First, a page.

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Crop Science Abstract -

Physiological Correlates of Variation in Nitrogen-Use Efficiency in Two Contrasting Sugarcane Cultivars


This article in CS

  1. Vol. 37 No. 3, p. 818-825
    Received: May 14, 1996

    * Corresponding author(s): meinzer@hawaii.edu
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  1. Subasinghe Ranjith and
  2. Frederick C. Meinzer 
  1. S ugarcane Res. Inst., Uda Walawe, Sri Lanka
    H awaii Agric. Res. Center, 99-193 Aiea Heights Drive, Aiea, HI 96701



The efficiency of N utilization in photosynthesis and dry matter production (NUE) is an important crop performance criterion. Our objectives were to characterize the magnitude and physiological correlates of variation in NUE in the C4 grass, sugarcane (Saccharum spp. hybrid). Two genotypes known to differ with regard to their resistance to drought and salinity stress were grown in solution culture in a glasshouse at three levels of N availability (0.1, 1.0, and 10 mM N). Photosynthetic gas exchange, dry matter accumulation, carboxylase activity, chlorophyll content, leaf N status, and plant-water relations characteristics were evaluated. Leaf water potential and plant hydraulic conductance decreased as applied N was reduced from 10 to 0.1 mM. At a given leaf N status, NUE was always significantly higher in the stress-resistant genotype (H69-8235) than in the susceptible genotype (H65-7052). However, a large genetic difference in dry weight accumulation at a given level of external N supply was observed only at 10 mM applied N. Higher NUE in H69-8235 was strongly associated with greater relative partitioning of leaf N to chlorophyll and ribulose 1,5-bisphosphate carboxylase-oxygenase (Rubisco). The fraction of leaf N partitioned to the photosynthetic apparatus increased with declining N content in both genotypes. Photosynthetic and dry matter-based NUE were not entirely consistent with each other because growth was more sensitive than photosynthesis to N stress. It may be possible to further improve the already high NUE of C4 grasses by screening genotypes for differences in partitioning of leaf N into components of the photosynthetic apparatus such as chlorophyll and Rubisco.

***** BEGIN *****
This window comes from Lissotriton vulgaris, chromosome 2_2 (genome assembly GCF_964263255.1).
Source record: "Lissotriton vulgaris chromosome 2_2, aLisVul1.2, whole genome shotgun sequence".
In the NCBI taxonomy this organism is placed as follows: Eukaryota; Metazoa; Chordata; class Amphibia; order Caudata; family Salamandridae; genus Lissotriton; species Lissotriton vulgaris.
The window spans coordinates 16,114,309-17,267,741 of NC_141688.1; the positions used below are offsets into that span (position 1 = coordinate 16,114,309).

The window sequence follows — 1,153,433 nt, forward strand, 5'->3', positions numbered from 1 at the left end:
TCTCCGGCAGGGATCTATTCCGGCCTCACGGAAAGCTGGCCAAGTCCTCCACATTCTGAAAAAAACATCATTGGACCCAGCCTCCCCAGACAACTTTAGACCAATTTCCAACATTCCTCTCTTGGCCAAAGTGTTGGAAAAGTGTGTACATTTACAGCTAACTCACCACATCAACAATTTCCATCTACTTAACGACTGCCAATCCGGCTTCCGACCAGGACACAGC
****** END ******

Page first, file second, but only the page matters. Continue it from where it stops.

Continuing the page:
This research was supported in part by the USDA-ARS Cooperative Agreement 58-91H-8-43 with the Hawaii Agric. Res. Center (formerly Hawaiian Sugar Planters' Association).

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